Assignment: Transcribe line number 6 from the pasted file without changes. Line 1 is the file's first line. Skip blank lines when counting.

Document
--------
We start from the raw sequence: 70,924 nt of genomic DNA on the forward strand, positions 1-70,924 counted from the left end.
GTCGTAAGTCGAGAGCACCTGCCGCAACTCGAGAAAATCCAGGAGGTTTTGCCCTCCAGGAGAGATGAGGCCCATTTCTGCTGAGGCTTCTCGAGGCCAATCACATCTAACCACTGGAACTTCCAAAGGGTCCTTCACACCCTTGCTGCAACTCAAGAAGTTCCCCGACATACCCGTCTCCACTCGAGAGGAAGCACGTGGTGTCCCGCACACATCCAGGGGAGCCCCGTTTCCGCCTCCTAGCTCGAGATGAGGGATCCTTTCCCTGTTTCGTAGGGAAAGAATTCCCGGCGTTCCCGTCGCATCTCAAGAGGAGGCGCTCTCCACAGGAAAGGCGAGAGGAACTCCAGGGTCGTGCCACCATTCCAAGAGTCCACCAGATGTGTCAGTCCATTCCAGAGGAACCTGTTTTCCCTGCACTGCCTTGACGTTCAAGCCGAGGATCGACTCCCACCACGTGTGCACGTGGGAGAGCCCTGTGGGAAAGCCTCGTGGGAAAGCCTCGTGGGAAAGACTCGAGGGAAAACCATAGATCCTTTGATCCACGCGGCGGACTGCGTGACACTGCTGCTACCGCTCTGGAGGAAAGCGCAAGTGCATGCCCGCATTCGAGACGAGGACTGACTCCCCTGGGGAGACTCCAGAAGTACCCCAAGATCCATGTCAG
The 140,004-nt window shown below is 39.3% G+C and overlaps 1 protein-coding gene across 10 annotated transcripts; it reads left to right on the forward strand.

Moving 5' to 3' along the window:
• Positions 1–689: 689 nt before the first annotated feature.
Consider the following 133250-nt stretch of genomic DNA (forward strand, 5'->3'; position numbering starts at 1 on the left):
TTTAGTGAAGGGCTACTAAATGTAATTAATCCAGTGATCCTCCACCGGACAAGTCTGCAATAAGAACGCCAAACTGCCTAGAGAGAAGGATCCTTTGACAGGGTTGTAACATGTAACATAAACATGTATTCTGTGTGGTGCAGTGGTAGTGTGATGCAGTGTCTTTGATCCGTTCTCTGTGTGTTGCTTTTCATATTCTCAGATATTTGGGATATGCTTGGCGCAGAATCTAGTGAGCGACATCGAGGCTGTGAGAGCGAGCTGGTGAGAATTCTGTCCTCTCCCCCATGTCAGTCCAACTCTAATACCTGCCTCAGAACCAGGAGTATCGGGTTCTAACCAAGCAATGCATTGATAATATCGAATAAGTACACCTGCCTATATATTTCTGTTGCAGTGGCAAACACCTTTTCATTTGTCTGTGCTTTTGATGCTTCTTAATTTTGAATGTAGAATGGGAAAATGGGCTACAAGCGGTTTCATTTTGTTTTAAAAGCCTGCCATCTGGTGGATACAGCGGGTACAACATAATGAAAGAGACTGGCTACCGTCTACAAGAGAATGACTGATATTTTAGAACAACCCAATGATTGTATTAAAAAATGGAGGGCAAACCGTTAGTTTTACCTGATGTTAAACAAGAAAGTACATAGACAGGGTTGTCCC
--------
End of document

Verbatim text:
Consider the following 133250-nt stretch of genomic DNA (forward strand, 5'->3'; position numbering starts at 1 on the left):